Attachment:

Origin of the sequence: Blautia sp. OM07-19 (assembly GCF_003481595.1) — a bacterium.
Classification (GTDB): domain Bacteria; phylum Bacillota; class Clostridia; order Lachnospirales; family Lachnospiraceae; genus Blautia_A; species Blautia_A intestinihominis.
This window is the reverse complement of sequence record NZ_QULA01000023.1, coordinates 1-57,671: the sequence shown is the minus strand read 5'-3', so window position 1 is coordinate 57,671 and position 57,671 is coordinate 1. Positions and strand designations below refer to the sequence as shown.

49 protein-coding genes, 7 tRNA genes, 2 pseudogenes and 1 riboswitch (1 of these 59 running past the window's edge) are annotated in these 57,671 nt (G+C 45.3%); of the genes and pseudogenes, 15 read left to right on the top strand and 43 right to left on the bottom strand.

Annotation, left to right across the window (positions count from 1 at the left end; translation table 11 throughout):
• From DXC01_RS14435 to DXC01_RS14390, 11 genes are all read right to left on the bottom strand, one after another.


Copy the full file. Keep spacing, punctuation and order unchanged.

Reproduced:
Origin of the sequence: Blautia sp. OM07-19 (assembly GCF_003481595.1) — a bacterium.
Classification (GTDB): domain Bacteria; phylum Bacillota; class Clostridia; order Lachnospirales; family Lachnospiraceae; genus Blautia_A; species Blautia_A intestinihominis.
This window is the reverse complement of sequence record NZ_QULA01000023.1, coordinates 1-57,671: the sequence shown is the minus strand read 5'-3', so window position 1 is coordinate 57,671 and position 57,671 is coordinate 1. Positions and strand designations below refer to the sequence as shown.

49 protein-coding genes, 7 tRNA genes, 2 pseudogenes and 1 riboswitch (1 of these 59 running past the window's edge) are annotated in these 57,671 nt (G+C 45.3%); of the genes and pseudogenes, 15 read left to right on the top strand and 43 right to left on the bottom strand.

Annotation, left to right across the window (positions count from 1 at the left end; translation table 11 throughout):
• From DXC01_RS14435 to DXC01_RS14390, 11 genes are all read right to left on the bottom strand, one after another.